England’s Lockdown Eases, however Financial Toll Persists

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Over the past year, the UK economy has struggled with government pandemic restrictions. The next boom began on Monday when shops, outdoor restaurants, gyms and hairdressers reopened across England for the first time in months.

In London, friends gathered at tables outside a pub a minute after midnight to toast the reopening. Others queued at 7 a.m. in light cyclones to allow stores to open their doors. Hairdressers and beauty salons had long lines, and by lunchtime the outside tables in restaurants had filled up.

But the pandemic has left Britain with deep economic wounds that have shattered historic records: the worst recession in three centuries and record highs in government borrowing outside of war.

The reopening exposed the companies that did not survive the multiple closings and whose windows were finally boarded up. Some of the shuttered shops were once stylistic givers, such as the Topshop on Oxford Street, one of the busiest shopping streets in Europe. Many of the neighborhood restaurants are now dark, empty clams.

In March and April, as the coronavirus was rapidly spreading across the UK, there was an economic slump unprecedented as schools, workplaces and businesses abruptly shut down. Then a summer boom as restrictions eased and the government kicked people out of their homes with a popular food discount initiative called “Eat Out to Help Out”.

From the fall, a second wave of the pandemic halted the recovery, although the economic impact was not as severe as last spring. Still, the government is spending around £ 344 billion, or $ 471 billion, on its pandemic. To pay for that, she borrowed a record sum and is planning the first corporate tax hike since 1974 to bring the budget back into balance.

By the end of the year, the UK economy will be back to the size it was at the end of 2019, predicts the Bank of England. “The economy is on a spiral spring,” said Andy Haldane, chief economist at the central bank, in February. “When its energies are released, the one-year recovery should be remembered to be forgotten.”

Updated

April 12, 2021, 3:04 p.m. ET

Although many retail spending has shifted online, reopening store doors will make a big difference for many businesses. According to Springboard, pedestrian traffic in UK shopping malls was more than double what it was last week on Monday.

Daunt Books, a small chain of independent bookstores, had been preparing to reopen over the past week. Throughout the lockdown, a skeleton crew “worked harder than ever just to get a trickle” of revenue from online and phone orders, said Brett Wolstencroft, the bookseller’s manager.

“The worst moment for us was December,” said Wolstencroft when stores closed across much of the country on December 20th. The income of a day leading up to Christmas is the same as that of a week for the rest of the year. “Realizing that you are losing your last piece of Christmas is extraordinarily difficult.”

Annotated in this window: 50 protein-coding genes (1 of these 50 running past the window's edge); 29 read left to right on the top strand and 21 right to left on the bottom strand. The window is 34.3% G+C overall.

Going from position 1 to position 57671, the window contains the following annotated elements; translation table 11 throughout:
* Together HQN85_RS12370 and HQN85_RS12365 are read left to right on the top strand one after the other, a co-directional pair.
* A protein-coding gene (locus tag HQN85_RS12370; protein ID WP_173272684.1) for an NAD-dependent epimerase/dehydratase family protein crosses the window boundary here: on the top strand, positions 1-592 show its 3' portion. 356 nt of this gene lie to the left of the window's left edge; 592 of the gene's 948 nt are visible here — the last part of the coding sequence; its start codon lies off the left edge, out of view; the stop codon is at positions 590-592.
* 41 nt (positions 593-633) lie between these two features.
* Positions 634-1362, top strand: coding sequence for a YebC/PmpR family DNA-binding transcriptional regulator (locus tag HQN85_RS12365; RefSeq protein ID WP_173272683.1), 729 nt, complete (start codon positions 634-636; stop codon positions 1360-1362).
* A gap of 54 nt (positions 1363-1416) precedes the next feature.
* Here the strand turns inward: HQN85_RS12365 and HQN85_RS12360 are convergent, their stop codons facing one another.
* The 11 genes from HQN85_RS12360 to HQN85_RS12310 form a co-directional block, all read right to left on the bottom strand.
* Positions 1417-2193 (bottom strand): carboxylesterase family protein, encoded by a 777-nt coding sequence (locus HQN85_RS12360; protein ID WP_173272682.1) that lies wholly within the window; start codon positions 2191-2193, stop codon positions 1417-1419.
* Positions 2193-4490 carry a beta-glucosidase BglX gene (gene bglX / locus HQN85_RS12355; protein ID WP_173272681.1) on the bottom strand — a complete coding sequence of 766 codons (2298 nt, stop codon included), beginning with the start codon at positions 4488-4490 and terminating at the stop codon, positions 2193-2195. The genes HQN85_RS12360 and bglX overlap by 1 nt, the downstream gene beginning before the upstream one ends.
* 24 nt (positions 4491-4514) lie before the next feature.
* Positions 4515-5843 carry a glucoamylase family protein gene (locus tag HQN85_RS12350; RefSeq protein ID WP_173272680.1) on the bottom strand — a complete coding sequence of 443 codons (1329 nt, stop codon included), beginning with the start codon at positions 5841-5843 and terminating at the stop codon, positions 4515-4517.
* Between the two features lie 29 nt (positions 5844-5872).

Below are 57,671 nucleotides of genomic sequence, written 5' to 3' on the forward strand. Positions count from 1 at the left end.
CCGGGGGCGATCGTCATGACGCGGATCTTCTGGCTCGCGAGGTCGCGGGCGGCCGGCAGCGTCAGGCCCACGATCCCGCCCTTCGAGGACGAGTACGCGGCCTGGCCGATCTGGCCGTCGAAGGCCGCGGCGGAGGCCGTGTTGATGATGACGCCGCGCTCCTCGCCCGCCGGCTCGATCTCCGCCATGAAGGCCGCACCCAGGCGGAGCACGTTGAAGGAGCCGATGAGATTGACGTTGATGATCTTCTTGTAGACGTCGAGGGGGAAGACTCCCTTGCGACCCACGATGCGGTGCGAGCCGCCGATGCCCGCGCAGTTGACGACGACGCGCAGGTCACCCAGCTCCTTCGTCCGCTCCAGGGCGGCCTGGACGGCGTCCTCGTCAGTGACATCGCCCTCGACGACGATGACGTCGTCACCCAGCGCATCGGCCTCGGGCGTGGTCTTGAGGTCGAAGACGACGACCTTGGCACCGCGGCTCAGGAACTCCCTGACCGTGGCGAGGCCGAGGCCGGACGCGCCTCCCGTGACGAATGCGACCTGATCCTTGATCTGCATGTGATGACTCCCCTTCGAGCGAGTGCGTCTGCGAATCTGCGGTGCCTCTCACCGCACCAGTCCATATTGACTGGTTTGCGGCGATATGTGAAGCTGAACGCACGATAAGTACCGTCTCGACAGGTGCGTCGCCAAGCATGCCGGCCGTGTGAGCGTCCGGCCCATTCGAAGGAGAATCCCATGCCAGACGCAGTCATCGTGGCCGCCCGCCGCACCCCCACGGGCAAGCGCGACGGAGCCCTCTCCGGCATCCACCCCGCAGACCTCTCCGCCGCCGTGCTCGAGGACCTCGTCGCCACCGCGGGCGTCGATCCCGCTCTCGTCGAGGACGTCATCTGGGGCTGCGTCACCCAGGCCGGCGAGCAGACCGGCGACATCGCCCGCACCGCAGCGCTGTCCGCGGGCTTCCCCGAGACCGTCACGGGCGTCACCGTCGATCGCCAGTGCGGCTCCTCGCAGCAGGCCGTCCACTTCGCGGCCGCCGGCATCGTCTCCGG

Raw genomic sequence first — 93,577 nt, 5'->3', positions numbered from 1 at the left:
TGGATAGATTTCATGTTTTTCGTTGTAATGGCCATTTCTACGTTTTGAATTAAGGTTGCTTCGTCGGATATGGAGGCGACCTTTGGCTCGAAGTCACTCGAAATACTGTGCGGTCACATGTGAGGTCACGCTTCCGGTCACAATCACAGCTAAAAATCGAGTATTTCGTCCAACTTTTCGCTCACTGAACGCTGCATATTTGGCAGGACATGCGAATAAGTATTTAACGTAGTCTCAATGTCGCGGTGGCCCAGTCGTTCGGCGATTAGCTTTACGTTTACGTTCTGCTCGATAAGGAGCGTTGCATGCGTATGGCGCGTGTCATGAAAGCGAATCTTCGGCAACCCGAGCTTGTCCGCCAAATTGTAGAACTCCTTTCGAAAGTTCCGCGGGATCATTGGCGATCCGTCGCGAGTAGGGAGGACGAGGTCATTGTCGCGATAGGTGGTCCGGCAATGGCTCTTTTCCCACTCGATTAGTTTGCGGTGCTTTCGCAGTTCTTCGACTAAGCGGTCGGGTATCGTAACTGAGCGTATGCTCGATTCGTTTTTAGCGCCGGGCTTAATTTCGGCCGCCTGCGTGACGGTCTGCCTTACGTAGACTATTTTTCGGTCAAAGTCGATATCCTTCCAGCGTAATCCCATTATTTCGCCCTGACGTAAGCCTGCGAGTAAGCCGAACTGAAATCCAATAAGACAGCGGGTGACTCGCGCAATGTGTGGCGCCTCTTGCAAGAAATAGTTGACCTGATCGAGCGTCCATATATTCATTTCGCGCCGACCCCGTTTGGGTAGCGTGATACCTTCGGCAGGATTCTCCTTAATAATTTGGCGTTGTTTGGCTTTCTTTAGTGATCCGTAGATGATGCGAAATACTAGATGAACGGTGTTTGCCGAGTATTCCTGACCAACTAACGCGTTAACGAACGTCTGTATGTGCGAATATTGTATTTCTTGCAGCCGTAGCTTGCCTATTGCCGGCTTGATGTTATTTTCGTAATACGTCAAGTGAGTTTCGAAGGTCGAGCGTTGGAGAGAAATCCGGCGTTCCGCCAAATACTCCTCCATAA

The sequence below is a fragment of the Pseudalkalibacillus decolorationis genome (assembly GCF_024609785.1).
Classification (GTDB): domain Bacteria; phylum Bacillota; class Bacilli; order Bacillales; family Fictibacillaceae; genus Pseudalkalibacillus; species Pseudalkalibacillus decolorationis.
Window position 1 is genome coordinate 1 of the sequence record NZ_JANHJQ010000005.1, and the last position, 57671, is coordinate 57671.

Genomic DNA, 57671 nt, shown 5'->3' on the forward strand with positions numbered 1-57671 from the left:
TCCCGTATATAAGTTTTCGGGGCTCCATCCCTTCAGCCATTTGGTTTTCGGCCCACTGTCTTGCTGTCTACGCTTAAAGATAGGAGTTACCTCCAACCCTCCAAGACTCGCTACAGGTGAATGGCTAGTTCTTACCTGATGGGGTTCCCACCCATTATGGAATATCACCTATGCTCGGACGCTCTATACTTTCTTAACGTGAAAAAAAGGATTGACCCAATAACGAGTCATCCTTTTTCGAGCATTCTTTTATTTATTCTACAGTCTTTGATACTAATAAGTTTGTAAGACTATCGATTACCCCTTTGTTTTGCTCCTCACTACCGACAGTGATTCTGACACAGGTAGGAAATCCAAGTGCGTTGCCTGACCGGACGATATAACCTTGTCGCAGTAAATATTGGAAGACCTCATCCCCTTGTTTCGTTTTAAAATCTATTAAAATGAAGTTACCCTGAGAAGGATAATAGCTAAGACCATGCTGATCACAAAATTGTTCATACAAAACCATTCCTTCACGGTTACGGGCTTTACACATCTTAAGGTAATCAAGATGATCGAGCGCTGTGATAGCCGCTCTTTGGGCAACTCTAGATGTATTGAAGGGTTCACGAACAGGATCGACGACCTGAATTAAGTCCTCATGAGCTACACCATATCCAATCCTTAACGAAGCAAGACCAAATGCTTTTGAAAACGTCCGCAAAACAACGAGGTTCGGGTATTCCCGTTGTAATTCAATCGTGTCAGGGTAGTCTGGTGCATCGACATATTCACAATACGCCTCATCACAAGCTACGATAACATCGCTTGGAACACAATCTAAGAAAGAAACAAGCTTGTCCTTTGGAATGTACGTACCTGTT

He has been looking forward to customers returning to browse the shelves and speak to staff. “We’ve kind of turned into a warehouse,” he said during the lockdown, “but that doesn’t work for a good bookstore.”

On Monday afternoon, Daunt’s flagship store in central London was full without being overcrowded. Children’s books have been particularly popular that day, said Wolstencroft. All business, including the one in the City of London, surrounded by largely empty office buildings, was doing better than expected, he said. The booksellers did what they did best again: make recommendations. A client looking for a novel about London for a German friend was quickly led to the corner where the books by British author Zadie Smith were.

The Office for Budget Responsibility estimates that the British are expected to save £ 180 billion by June as pubs, hairdressers, cinemas and hotels have been closed for months. That money is expected to be the engine of the recovery once people get more out of it – although economists are debating how much of it will end up in corporate coffers. Some only forecast 5 percent, saying that middle- and high-income households are more likely to cling to their savings.

The official unemployment rate in the UK has remained relatively low due to the government’s wage support initiative, which made up to 80 percent of workers’ salaries available when they were unable to work due to restrictions. At the last census, around six million people, or one fifth of the workforce, were on vacation.

Monday was just a phase of reopening. Pubs can only serve customers in outdoor seating areas, and fewer than half have such facilities. In addition to indoor restaurants, museums and theaters, the hotels will remain closed for at least another month. The next reopening phase is planned for May 17th.

Overall, two-fifths of hotel companies have outdoor spaces, said Kate Nicholls, the executive director of UK Hospitality, a retail group.

“Monday is a really positive start,” she said. “It will help us gradually reopen businesses, gradually withdraw employees from vacation and work towards the reopening of hospitality on May 17th.”